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What's the difference between chemical and physical sunscreens?

What's the difference between chemical and physical sunscreens?

Sunscreen is an important part of every skincare routine, as it helps protect your skin from the damaging effects of the sun's UV rays. However, not all sunscreens are created equal. 

There are two main types of sunscreen: chemical and physical. Understanding the differences between the two can help you choose the best option for your skin.

What is a chemical sunscreen and how does it work

Chemical sunscreens work by absorbing UV rays and turning them into heat, which is then released from the skin. These types of sunscreens are often lightweight, fast-absorbing and easy to apply, but they can be irritating to some people, especially those with sensitive skin. For instance, many chemical sunscreens also contain alcohol, which can dry or irritate sensitive skin. In 2021, Johnson & Johnson also recalled many of its sunscreens due to the presence of benzene, a cancer-causing chemical.

What is a physical sunscreen and how does it work

Physical sunscreens, on the flip side, work by sitting on top of the skin and reflecting UV rays away from the skin. These types of sunscreens are often thicker in consistency and may leave a noticeable white or purple cast, especially on people of color. Physical sunscreens tend to be less irritating and are made with ingredients like zinc oxide and titanium dioxide.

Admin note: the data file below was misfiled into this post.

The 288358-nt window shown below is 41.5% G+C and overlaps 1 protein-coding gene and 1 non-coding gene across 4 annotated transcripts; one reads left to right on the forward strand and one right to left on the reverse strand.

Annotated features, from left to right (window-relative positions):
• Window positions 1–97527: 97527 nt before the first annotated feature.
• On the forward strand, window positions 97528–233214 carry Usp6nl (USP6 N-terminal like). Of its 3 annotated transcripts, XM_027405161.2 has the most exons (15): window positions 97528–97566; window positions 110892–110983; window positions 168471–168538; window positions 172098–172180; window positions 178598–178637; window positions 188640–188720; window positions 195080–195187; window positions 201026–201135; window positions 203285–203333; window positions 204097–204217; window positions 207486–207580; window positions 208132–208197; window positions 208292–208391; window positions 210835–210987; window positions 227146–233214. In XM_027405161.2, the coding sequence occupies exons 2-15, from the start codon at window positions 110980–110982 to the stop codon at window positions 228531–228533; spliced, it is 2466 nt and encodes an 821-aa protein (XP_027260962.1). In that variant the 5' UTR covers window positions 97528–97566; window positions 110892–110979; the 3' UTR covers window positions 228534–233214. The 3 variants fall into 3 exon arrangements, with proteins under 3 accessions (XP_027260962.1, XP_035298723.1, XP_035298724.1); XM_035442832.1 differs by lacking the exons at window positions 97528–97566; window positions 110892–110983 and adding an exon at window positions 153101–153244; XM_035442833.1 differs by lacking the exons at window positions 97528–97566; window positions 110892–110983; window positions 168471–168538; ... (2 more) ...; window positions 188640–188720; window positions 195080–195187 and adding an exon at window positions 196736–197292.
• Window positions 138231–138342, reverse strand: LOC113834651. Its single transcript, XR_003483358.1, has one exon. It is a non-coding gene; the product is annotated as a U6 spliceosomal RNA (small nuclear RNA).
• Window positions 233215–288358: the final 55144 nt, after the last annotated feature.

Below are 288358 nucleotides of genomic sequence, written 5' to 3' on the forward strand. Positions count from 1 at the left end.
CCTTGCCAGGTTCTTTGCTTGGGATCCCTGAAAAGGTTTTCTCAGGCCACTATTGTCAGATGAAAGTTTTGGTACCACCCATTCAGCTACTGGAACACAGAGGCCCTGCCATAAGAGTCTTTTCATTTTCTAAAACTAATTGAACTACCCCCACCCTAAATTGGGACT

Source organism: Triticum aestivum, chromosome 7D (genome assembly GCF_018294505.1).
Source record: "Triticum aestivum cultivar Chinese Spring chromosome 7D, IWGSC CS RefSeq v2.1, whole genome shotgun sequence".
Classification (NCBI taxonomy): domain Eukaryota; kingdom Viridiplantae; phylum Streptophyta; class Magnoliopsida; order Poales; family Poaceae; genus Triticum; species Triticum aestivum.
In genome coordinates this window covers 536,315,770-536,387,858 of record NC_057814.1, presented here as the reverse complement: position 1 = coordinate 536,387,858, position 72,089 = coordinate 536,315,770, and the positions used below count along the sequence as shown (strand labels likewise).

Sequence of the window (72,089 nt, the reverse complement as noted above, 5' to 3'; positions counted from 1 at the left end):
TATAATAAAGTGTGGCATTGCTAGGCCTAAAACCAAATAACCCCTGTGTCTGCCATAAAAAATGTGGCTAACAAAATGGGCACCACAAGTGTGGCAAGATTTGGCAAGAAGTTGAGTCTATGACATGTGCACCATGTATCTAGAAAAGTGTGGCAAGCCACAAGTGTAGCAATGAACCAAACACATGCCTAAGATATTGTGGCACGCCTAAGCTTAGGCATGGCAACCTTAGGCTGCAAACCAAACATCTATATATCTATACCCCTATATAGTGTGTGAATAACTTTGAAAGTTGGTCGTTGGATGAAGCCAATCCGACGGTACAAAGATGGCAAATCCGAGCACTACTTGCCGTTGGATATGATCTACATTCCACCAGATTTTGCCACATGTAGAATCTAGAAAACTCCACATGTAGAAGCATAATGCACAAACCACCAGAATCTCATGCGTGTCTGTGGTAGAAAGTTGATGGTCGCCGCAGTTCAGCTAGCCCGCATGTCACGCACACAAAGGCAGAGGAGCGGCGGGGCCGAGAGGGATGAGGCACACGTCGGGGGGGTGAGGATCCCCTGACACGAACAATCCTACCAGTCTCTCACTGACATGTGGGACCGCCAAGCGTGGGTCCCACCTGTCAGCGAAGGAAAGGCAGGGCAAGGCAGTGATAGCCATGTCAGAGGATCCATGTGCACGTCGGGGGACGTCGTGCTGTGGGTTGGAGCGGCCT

What type of sunscreen should you use

So, which type of sunscreen is best for you? It depends on your individual needs and preferences. If you have sensitive skin or are concerned about using chemical sunscreens, a physical sunscreen may be a better choice. If you want a lightweight, fast-absorbing sunscreen that won't leave a white or purple cast, a chemical sunscreen may be a better fit.

It's also important to remember that no matter which type of sunscreen you choose, it's crucial to apply it properly and regularly to get the full benefits. Make sure to apply enough sunscreen (at least 1.5 ounces per application) and reapply every two hours, or immediately after swimming or sweating. Apply and reapply sunscreen in hard to reach or easily overlooked areas, like behind your ears, your back and your elbows. By following these tips, you can help to protect your skin from the harmful effects of the sun and reduce your risk of skin cancer.

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